I have a nice spreadsheet to track advancement. It pretty much has only two boys' achievements tracked. One boy really hasn't completed much. The other was a webelos for 8 months before I became leader and his family does stuff at home as well. I don't know what he's completed- only a general idea. (Because he has earned webelos and went to camp, which I attended.) I've got to see the book, which has not yet been produced for me.

              I'm going to try to start implementing talking to the boy before passing stuff off, since that's the way we should be doing it. Not sure how I interview my own son, when he lives in my house and I do these interviews at home as he tells me of completing a requirement.

            • dedkad
              dedkad commented
              Editing a comment
              Have you seen these Webelos Activity Badge worksheets? http://meritbadge.org/wiki/index.php...dge_Worksheets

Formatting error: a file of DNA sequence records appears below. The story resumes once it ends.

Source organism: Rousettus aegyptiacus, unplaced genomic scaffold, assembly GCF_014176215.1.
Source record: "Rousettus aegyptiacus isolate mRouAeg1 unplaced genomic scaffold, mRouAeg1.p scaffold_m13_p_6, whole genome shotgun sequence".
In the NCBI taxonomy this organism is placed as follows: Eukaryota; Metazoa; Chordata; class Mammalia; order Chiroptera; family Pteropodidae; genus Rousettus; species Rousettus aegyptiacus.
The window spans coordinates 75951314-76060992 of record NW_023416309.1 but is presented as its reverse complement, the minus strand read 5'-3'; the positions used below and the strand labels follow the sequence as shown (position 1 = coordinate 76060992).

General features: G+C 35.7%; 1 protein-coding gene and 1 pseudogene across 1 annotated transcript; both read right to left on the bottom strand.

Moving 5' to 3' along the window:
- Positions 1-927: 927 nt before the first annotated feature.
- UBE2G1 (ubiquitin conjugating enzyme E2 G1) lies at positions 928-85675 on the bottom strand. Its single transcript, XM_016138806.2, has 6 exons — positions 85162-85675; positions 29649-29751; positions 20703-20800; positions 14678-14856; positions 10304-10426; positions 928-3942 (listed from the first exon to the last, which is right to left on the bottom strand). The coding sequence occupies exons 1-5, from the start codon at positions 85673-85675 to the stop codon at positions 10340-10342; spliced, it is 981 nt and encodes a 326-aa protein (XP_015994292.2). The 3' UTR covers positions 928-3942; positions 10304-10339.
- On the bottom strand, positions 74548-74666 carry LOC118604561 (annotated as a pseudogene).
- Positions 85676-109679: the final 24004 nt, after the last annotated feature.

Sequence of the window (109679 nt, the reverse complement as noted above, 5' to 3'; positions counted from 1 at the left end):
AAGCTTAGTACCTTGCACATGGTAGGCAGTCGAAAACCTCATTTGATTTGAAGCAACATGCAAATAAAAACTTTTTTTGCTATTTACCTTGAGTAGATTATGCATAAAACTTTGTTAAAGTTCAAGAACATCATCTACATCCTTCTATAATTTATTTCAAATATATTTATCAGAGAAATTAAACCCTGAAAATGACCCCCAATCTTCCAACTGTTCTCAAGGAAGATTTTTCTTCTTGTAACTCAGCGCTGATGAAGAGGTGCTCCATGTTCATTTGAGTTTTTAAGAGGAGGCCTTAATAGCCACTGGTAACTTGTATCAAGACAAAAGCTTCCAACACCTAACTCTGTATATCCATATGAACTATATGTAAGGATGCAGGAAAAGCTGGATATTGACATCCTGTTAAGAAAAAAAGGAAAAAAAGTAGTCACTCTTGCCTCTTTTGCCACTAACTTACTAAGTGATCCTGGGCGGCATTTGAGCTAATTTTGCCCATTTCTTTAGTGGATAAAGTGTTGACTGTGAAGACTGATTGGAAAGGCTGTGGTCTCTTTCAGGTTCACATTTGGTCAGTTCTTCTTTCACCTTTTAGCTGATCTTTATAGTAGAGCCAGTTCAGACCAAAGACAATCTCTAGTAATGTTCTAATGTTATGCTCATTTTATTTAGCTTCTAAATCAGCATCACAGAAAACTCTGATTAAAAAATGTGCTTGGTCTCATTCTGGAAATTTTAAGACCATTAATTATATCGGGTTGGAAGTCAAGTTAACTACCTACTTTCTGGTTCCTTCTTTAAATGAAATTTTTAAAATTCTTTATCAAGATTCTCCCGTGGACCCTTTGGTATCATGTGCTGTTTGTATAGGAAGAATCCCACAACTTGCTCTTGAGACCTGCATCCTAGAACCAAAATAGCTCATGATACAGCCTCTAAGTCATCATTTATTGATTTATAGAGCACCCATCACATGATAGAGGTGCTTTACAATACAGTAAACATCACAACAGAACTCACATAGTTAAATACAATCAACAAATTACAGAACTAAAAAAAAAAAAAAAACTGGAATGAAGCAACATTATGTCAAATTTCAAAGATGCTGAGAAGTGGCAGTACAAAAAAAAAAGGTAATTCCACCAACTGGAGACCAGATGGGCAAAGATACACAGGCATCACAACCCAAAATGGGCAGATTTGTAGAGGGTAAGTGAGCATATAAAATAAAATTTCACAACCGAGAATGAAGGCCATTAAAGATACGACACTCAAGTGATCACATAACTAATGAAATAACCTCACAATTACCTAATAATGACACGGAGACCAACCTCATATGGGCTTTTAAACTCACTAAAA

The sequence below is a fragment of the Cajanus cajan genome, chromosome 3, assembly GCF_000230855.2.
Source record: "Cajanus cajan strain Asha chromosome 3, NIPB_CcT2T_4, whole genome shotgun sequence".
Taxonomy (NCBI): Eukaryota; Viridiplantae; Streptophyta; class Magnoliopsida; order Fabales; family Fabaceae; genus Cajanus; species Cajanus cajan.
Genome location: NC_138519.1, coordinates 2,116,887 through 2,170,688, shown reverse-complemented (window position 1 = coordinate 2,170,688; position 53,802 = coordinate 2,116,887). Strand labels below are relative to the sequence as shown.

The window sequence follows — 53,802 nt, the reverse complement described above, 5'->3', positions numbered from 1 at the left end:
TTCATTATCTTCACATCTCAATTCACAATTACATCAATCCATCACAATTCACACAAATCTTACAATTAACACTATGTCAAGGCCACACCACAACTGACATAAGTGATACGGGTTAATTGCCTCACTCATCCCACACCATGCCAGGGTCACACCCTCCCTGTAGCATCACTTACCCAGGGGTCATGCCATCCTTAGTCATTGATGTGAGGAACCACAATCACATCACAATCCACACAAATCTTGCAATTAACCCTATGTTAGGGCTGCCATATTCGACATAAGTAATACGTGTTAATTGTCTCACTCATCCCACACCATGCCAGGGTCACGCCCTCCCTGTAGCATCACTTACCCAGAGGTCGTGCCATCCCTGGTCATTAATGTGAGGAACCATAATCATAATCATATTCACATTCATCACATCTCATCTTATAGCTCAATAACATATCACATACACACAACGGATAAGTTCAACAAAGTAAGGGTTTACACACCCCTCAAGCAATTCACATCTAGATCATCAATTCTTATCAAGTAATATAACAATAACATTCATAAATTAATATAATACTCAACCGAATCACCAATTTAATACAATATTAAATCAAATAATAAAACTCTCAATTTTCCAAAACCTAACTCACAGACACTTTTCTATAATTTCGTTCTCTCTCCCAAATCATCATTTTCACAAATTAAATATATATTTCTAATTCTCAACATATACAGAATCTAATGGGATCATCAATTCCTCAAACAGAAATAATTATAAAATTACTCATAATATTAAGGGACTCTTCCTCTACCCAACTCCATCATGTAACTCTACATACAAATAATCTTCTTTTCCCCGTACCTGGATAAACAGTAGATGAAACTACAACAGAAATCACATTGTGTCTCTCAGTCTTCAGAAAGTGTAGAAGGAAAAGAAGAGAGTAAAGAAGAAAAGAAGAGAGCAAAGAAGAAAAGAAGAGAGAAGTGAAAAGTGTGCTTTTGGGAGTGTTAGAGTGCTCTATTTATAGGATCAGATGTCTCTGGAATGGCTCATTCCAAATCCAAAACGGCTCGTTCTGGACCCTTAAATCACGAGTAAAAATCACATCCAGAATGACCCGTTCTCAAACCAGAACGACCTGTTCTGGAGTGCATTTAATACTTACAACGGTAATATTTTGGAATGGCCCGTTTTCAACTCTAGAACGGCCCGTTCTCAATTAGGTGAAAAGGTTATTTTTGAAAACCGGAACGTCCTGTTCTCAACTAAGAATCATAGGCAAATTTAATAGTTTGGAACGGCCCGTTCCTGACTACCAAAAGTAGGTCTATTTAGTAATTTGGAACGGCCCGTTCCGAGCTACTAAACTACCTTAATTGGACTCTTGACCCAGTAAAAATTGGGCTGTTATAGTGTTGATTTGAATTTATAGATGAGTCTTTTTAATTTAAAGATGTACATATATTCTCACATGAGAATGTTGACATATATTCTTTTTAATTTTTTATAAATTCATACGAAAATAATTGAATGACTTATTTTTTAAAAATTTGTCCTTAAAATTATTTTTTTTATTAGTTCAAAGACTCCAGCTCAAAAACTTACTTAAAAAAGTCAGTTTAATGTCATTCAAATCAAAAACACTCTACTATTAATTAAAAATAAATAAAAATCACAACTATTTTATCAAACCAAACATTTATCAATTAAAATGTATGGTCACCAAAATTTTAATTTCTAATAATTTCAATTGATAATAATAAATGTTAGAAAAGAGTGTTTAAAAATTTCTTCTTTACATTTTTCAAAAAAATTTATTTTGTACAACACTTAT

They tend to lean too much toward homework for my taste, but they are useful for sending home to a boy who misses a meeting, or for things that have to be done at home anyway like tracking your meals for the Fitness badge.

          • #8
            I guess the thing that bothers me the most is that you said "Its never buttoned and they ignore me when I ask for them to button."

            A child not listening to an adult would never merit a "prize" from me for doing what they were asked to do in the first place. The "prize" would be for the kids who were already doing what they should be doing and trying to do it well, going above and beyond.

            Fair enough if they just aren't showing up in uniform, but if they are sitting there wearing it in a manner you deem sloppy, they need to fix that. I think I would rather have our kids show up out of uniform than in uniform and sloppy about it.